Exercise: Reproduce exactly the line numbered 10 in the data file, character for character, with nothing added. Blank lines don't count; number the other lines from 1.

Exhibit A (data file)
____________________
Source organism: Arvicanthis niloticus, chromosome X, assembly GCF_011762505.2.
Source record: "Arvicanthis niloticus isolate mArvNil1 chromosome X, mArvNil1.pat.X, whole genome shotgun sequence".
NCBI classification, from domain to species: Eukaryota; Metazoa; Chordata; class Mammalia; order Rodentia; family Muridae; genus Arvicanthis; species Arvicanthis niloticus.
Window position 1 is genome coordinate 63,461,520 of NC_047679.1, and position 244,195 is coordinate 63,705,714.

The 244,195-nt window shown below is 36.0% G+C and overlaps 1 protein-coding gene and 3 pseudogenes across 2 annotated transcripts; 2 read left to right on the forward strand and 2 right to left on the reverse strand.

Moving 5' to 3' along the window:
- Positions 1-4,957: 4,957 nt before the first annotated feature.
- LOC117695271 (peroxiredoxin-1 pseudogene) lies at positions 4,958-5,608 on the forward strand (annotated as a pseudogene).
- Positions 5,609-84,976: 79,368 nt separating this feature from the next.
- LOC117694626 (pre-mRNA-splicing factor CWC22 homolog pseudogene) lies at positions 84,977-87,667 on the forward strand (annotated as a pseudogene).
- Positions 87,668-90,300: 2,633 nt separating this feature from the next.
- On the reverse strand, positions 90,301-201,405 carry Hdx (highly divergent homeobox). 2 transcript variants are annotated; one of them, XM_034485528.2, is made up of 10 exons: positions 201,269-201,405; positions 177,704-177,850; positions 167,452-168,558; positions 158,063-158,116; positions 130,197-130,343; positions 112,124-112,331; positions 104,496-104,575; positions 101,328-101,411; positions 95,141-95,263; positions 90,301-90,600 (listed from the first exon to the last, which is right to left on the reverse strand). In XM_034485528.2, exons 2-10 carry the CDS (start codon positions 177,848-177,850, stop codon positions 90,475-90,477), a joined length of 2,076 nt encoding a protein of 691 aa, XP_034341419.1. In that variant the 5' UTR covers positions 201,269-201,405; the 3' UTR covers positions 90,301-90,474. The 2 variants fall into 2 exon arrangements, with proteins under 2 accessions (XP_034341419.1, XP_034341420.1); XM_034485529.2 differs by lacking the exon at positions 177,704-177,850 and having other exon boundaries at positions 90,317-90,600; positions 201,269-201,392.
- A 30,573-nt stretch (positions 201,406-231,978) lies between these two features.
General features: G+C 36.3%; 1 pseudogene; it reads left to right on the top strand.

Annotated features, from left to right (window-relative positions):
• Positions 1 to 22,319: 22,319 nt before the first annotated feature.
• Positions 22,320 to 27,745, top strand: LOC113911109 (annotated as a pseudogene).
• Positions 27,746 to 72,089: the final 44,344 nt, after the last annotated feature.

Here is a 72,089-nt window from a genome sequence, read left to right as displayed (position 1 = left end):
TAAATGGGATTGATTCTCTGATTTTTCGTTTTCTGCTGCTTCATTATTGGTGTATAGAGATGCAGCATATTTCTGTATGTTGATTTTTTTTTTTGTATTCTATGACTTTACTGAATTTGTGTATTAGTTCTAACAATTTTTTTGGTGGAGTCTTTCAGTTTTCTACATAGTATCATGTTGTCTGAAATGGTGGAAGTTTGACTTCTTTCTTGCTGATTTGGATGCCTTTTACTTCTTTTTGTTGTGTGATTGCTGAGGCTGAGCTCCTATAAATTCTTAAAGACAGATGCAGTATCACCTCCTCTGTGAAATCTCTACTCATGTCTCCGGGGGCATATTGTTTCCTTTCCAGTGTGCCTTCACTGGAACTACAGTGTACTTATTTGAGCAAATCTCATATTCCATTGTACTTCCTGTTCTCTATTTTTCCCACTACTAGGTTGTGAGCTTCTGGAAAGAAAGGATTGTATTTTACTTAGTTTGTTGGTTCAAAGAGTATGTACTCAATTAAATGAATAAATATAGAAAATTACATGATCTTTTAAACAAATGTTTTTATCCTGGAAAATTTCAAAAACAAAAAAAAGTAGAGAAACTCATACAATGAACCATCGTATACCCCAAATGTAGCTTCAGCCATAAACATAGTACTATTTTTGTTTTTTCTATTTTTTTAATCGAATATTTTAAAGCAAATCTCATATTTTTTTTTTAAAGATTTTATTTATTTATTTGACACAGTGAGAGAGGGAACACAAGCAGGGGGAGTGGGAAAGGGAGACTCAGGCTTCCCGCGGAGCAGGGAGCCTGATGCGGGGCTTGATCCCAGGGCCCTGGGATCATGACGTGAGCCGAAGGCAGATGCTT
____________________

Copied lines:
- LOC117694626 (pre-mRNA-splicing factor CWC22 homolog pseudogene) lies at positions 84,977-87,667 on the forward strand (annotated as a pseudogene).